Researchers have pinpointed the factors which can influence whether or not a middle aged women ages healthily as she enters retirement.
Experts said there are a number of factors which can influence a 55-year old woman’s health for the next decade.
Researchers from Brigham and Women’s Hospital in the US studied various variables to establish whether any are linked to “clinically important declines in physical health” over a 10-year period, starting when a woman turns 55.
There were a number of factors which researchers say may affect women's health in their middle age, including:
Whether they smoke;
How educated they are;
Any other illnesses including diabetes, heart disease, high blood pressure and osteoarthritis;
If they have 'clinically significant' depression;
If they had a higher physical component summary score - a measure of a person’s physical health - at the start of the study.
Their study, published in the journal JAMA Network Open, enabled them to identify which factors could potentially be used to determine who may be at increased risk of physical health decline later in life.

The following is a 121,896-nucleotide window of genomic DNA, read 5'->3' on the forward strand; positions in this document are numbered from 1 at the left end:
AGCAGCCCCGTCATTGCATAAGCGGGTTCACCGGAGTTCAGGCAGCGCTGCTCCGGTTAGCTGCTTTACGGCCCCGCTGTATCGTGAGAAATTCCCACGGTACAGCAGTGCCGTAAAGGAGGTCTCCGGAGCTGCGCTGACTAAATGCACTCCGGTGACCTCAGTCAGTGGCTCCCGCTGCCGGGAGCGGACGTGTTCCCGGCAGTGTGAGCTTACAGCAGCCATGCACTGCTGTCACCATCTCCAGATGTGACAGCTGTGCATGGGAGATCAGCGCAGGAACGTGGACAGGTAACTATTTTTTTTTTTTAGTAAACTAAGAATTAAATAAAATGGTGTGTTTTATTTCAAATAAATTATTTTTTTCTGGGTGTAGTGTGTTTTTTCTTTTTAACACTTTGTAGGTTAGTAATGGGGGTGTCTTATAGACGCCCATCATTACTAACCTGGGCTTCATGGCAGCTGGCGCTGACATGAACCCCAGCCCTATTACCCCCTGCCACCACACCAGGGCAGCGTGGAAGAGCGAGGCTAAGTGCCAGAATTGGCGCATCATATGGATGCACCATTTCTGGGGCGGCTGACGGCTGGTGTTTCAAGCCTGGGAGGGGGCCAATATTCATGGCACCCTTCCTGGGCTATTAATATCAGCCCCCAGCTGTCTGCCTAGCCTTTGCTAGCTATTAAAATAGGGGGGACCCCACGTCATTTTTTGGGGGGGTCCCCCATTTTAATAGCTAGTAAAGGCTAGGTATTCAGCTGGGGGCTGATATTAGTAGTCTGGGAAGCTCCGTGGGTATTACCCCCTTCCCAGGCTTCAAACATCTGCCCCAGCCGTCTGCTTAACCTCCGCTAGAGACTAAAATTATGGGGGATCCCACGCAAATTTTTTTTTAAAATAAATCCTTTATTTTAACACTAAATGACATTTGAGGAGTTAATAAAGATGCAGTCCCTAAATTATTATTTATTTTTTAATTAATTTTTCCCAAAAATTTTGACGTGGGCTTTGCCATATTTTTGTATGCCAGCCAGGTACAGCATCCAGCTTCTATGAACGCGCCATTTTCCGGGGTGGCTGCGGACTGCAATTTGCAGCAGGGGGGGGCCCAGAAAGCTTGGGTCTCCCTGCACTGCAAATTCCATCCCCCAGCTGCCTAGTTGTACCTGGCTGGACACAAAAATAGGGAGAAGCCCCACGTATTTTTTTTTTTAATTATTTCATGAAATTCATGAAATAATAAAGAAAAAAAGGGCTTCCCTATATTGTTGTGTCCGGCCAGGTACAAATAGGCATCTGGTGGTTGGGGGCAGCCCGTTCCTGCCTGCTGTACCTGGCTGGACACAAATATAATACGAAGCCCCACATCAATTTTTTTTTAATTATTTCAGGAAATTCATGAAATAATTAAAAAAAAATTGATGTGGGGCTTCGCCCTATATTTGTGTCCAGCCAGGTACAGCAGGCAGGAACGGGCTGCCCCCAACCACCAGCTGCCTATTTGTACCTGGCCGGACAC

The study assessed data from a research project which tracked 1,091 women from 1996 to 2006.
Researchers examined each woman’s “physical component summary score” (PCS) – a measure of a person’s physical health – when they were 55 and again when they were 65.
One in five of the women experienced “clinically important declines in their physical health” during the period.
They found that some factors appeared to influence whether women experienced this decline.
These included whether they smoked, their weight, level of education, and whether they had other illnesses including diabetes, heart disease, high blood pressure and osteoarthritis.
Other factors were any “clinically significant” depression, and if they had a higher PCS at the start of the study.
“Age 55 to 65 may be a critical decade,” said Daniel Solomon from the hospital’s division of rheumatology, inflammation, and immunity.
“A person’s health and factors during this period may set them on a path for their later adult years.
“The good news is that a large proportion of women at midlife are very stable and will not go on to experience declines.
“But being able to identify women at higher risk could help lead to interventions targeted to them.”
Mr Solomon added: “If we can identify risk factors and determine who is at risk, we may be able to find interventions that can stave off health declines and help put people on a better health trajectory.”